Eddie Shapira, Israel’s ambassador to Uzbekistan, talks about bilateral relations at his embassy office in Tashkent. (Larry Luxner)

Specifically, those solutions could involve supplying quality drinking water to local utilities and selling drip irrigation equipment for growing crops.

“This used to be, and always will be, an agricultural country; 30% of its GDP depends on agriculture,” he said, naming chemical giant Gadot-Agro and irrigation equipment manufacturers Netafim and NaanDanJain as among the top Israeli companies already operating successfully in Uzbekistan. “We have instruments for providing training and can also provide government insurance and credit, as well as advanced financial solutions to realize these deals with Israeli companies.”

In 2018, total Uzbek-Israeli bilateral trade came to $52 million, with Israeli exports to Uzbekistan exceeding imports by $20 million — mainly in agricultural machinery, chemicals and food.

Gravestones inscribed in Hebrew and Russian at the Jewish cemetery in Samarqand, which was once home to more than 50,000 Jews. (Larry Luxner)

Israeli tourism up 57% this year

This year, said Shapira, two-way trade will increase by at least 20% over last year, and more than 50% when compared to 2017 figures. At the moment, Israel has 37 joint ventures with Uzbek companies.

“In terms of economic reforms, GDP growth and infrastructure, Kazakhstan is more advanced,” he said. “But in terms of future growth and where you’ll be looking to invest the day after tomorrow, the potential of Uzbekistan, in my opinion, is much higher.”

Although direct flights between Tel Aviv and Tashkent have existed since 1992 — right after the Soviet collapse — the main revenue stream for Uzbekistan Airways is offering cheap flights from Europe to Bangkok and other Southeast Asian destinations via Tashkent, rather than promoting Uzbekistan itself as a tourist attraction.

An impeccably clean boulevard in Tashkent, the capital of Uzbekistan and Central Asia’s largest metropolis. (Larry Luxner)

But that’s changing, said Shapira.

“Uzbekistan is not a destination for everyone, but Uzbek authorities have come to the conclusion that promoting tourism here is absolutely necessary in order to attract new visitors,” he said. “Many Israelis would like to see historical sites, ancient cities and also the graves of family members. We also have 1.6 million Israeli Arabs who would like to visit Islamic holy places.”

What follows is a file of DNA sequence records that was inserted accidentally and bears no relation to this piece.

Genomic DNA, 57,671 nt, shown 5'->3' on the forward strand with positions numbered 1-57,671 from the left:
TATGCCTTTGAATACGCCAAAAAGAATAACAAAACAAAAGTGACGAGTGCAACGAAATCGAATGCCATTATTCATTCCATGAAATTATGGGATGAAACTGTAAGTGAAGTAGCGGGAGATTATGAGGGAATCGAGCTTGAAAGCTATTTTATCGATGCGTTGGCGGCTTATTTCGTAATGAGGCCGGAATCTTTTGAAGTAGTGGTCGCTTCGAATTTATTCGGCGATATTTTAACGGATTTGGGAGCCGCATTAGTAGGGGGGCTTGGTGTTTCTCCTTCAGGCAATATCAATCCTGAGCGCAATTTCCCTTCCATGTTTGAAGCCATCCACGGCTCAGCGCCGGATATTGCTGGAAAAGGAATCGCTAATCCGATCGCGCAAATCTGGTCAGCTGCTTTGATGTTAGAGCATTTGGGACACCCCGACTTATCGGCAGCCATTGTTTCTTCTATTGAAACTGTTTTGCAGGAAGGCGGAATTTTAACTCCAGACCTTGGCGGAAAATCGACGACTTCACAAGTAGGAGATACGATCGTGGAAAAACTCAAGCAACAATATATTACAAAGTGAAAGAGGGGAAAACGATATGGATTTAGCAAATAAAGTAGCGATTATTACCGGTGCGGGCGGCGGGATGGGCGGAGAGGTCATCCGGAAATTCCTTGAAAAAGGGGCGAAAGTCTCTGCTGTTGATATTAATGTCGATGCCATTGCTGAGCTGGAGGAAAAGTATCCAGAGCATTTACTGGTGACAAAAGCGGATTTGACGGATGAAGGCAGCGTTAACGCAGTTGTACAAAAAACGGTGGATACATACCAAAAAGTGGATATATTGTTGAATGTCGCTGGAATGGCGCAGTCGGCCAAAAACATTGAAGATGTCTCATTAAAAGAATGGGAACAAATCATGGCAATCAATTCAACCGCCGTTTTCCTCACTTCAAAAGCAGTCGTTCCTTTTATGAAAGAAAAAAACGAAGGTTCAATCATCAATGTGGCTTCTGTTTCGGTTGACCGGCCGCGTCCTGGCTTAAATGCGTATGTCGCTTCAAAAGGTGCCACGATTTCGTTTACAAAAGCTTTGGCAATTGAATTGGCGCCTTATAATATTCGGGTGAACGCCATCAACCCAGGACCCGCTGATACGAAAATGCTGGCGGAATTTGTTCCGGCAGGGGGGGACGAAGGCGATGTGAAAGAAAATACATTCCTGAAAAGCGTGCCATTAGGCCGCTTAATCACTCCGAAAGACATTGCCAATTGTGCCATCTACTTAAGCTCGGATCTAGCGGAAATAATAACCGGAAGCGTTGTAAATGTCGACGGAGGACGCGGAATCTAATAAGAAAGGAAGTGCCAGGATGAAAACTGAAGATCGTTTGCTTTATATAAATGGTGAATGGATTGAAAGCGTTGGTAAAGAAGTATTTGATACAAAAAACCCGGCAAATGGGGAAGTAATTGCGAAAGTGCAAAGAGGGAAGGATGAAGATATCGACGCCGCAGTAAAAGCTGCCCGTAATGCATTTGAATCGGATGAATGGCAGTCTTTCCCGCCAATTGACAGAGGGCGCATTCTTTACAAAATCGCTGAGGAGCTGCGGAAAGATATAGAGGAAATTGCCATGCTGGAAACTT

Among Uzbekistan’s charms: Samarqand, nicknamed “Crossroad of Cultures” for its strategic location along the ancient Silk Road; Bukhara, whose old city is recognized as a UNESCO World Heritage Site; Tashkent, with 3 million people the largest metropolis in Central Asia; and Termez, the country’s southernmost city and home to the ancient Buddhist shrine of Fayeztepa.

Girl in traditional Uzbek costume holds the Israeli flag aloft during opening ceremonies for the 2019 Sharq Taronalari International Music Festival at Samarqand’s historic Registan Square. (Larry Luxner)

In 2018, some 10,000 Israelis visited Uzbekistan, up from 2,500 the year before, according to Shapira. It helps that in February 2018, Israel became one of the first countries whose citizens could travel there without needing visas in advance.

That’s encouraged 7,300 Israelis to visit during the first seven months of 2019, a 57% jump over the 4,700 who came during the same period last year — meaning this ex-Soviet republic is now on track to receive a record 14,000 Israeli visitors in 2019.

“The whole idea is to improve the branding of this country,” he said, adding that “Uzbekistan has not even started to enjoy the potential of tourism.”

NOTE: This is the first of several articles to be published following the author’s Aug. 21-27 trip to Uzbekistan as part of an international press trip focusing on the country’s rich cultural heritage. 

About the Author
Miami native Larry Luxner, a veteran journalist and photographer, has reported from more than 100 countries in Latin America, Africa, Eastern Europe, the Middle East and Asia for a variety of news outlets. He lived for many years in San Juan, Puerto Rico, and the Washington, D.C., area before relocating to Israel in January 2017.